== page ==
The current moment offers an opportunity to pause and try something different. Instead of focusing on how to win in 2012 — or, more generously, how to bring about their private visions of the perfect world — the leaders on both sides could sit down and map out a middle path. I could be naïve, but I always thought that negotiating for a mutually beneficial middle ground was supposed to be what went on in Congress. Agreeing on a plan that puts money in consumers’ hands while prodding business to invest in American jobs is an important agenda item. Creating incentives for businesses to burn less carbon while ensuring them a stake in a new, greener energy sector not only ensures new jobs, it also lowers our dependence on foreign oil. Agreeing to start sealing our national borders as firmly as is humanly possible while addressing immigrant hardships in ways that don’t circumvent the fundamental rules of law is desperately needed. Above all, leaving everyone to feeling like they’ve won something they really needed in the debate is critical.

It has often been said that voters choose a divided government in Washington because they want it that way. Voters are smarter than most professional politicians might give them credit for. They recognize the checks and balances that have to occur when each of the rival parties is forced to work with the other. When the various political parties are forced to work together, they end out governing from the middle and no single large agenda is pushed through without something that supports the other side of the isle. I know, this interpretation of the voters’ will might be just the happy talk of too much optimism, or too much beer (could be that one lead to the other). This optimism obviously ignores many of the deep divisions that currently hinder America. Whether your concern is the decline of a once dominate middle class, the growing financial gap between the haves’ and have not’s, or the ever looming role that money appears to have in politics, the reality of our situation remains. Divided government is a fact, and has actually been a fact for most of our countries history. The parties in Congress have no responsible choice but to cooperate with each other and find ways to compromise. There is simply too much to get done to mire in the concept of a “Deadlock.”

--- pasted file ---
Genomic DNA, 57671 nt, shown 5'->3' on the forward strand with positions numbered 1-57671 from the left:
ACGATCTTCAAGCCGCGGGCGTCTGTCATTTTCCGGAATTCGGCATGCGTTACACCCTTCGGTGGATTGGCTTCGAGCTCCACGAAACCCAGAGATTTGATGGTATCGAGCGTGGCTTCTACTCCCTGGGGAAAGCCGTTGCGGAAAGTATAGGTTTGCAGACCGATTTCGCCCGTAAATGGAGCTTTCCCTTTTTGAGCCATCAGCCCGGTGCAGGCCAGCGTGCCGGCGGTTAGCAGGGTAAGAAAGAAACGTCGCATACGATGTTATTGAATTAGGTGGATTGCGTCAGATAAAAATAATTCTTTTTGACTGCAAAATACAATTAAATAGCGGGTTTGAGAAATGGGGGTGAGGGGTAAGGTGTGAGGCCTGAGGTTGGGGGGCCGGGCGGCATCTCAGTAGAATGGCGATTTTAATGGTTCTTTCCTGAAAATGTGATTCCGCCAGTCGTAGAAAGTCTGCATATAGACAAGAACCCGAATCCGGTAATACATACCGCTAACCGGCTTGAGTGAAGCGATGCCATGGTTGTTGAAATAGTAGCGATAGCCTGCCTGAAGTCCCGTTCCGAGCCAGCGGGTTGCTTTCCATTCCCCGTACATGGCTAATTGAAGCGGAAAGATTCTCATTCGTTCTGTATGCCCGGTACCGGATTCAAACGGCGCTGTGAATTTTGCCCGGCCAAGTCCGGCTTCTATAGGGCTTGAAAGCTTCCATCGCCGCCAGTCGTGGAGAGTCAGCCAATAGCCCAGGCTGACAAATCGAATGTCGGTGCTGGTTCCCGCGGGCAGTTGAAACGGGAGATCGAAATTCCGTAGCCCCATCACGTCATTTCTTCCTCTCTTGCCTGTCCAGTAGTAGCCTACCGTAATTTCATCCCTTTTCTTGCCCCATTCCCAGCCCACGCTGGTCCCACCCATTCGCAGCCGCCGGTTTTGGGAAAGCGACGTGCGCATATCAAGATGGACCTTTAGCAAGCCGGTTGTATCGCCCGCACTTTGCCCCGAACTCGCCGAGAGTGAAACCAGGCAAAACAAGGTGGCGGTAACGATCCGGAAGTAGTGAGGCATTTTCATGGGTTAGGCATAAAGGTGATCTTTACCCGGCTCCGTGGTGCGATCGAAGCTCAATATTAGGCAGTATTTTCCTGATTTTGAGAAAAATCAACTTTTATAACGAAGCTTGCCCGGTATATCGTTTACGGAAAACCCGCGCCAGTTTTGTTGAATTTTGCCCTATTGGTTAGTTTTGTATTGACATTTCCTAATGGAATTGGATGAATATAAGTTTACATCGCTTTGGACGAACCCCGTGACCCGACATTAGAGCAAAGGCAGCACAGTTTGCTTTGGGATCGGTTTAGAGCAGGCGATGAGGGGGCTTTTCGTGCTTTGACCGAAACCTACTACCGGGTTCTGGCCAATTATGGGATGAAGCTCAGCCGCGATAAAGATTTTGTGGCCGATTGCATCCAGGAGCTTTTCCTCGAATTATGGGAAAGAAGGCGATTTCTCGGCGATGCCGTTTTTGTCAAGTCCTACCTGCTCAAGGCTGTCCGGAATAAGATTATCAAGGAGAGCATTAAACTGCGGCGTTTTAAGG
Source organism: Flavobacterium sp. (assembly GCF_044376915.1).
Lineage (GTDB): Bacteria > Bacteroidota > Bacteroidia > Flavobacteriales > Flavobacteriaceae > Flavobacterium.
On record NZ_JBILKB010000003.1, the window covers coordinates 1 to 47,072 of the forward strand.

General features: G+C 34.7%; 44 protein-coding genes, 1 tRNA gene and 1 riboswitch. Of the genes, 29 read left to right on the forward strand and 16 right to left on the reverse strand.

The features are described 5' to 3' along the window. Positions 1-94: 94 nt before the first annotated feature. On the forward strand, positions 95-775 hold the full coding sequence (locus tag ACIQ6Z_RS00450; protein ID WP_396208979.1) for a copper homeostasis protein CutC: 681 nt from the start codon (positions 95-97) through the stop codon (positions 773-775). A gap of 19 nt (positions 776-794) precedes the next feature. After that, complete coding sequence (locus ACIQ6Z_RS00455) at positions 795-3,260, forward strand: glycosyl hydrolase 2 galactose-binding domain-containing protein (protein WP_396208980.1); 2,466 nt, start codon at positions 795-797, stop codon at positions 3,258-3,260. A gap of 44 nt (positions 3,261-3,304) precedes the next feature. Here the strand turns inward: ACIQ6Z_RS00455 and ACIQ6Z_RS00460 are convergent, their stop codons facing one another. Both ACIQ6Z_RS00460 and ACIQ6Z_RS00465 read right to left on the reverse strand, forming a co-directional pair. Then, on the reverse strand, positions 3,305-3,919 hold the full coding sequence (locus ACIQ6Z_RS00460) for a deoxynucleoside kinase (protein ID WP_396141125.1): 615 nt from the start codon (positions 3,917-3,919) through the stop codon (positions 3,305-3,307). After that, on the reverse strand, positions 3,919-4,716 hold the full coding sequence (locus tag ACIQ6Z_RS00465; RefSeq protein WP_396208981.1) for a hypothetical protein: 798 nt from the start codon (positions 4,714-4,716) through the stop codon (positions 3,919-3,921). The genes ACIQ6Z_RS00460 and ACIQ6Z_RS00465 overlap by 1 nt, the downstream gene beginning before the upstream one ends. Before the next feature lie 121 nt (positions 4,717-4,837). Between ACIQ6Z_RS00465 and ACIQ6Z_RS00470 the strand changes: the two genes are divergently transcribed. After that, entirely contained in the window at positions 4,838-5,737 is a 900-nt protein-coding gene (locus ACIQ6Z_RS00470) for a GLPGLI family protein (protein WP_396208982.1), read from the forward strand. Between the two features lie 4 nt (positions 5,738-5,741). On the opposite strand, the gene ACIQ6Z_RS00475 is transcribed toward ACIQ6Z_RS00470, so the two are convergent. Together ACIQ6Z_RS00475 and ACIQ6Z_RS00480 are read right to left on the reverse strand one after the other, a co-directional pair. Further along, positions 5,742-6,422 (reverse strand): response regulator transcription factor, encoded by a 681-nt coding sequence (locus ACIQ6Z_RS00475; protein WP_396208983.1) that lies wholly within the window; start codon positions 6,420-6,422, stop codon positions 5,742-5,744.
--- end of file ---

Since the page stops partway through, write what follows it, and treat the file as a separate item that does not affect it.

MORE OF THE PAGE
There is no doubt that the stakes are high, just as important…the American people have spoken. There is a lot of work to get done and just blaming the other party is not an acceptable outcome. We teach our children to negotiate and to share; hopefully our members of Congress have not forgotten this simple but important lesson in life.